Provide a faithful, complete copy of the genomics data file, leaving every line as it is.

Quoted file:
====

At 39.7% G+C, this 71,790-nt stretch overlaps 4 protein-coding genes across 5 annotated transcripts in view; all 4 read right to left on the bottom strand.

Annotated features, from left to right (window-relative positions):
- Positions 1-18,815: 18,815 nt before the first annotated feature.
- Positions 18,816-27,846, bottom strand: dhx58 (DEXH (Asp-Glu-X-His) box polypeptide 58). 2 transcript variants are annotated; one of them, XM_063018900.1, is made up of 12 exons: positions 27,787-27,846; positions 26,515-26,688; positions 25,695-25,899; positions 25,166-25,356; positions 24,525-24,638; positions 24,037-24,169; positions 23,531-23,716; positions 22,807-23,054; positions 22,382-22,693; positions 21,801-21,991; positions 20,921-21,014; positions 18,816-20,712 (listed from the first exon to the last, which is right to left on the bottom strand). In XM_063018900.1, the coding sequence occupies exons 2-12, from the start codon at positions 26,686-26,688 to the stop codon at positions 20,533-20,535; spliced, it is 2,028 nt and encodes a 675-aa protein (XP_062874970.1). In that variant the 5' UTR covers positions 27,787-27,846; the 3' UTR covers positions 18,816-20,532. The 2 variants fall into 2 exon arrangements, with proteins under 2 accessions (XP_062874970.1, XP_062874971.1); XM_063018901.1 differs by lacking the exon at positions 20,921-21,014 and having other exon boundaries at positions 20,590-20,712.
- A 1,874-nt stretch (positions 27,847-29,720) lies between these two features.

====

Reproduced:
At 39.7% G+C, this 71,790-nt stretch overlaps 4 protein-coding genes across 5 annotated transcripts in view; all 4 read right to left on the bottom strand.

Annotated features, from left to right (window-relative positions):
- Positions 1-18,815: 18,815 nt before the first annotated feature.
- Positions 18,816-27,846, bottom strand: dhx58 (DEXH (Asp-Glu-X-His) box polypeptide 58). 2 transcript variants are annotated; one of them, XM_063018900.1, is made up of 12 exons: positions 27,787-27,846; positions 26,515-26,688; positions 25,695-25,899; positions 25,166-25,356; positions 24,525-24,638; positions 24,037-24,169; positions 23,531-23,716; positions 22,807-23,054; positions 22,382-22,693; positions 21,801-21,991; positions 20,921-21,014; positions 18,816-20,712 (listed from the first exon to the last, which is right to left on the bottom strand). In XM_063018900.1, the coding sequence occupies exons 2-12, from the start codon at positions 26,686-26,688 to the stop codon at positions 20,533-20,535; spliced, it is 2,028 nt and encodes a 675-aa protein (XP_062874970.1). In that variant the 5' UTR covers positions 27,787-27,846; the 3' UTR covers positions 18,816-20,532. The 2 variants fall into 2 exon arrangements, with proteins under 2 accessions (XP_062874970.1, XP_062874971.1); XM_063018901.1 differs by lacking the exon at positions 20,921-21,014 and having other exon boundaries at positions 20,590-20,712.
- A 1,874-nt stretch (positions 27,847-29,720) lies between these two features.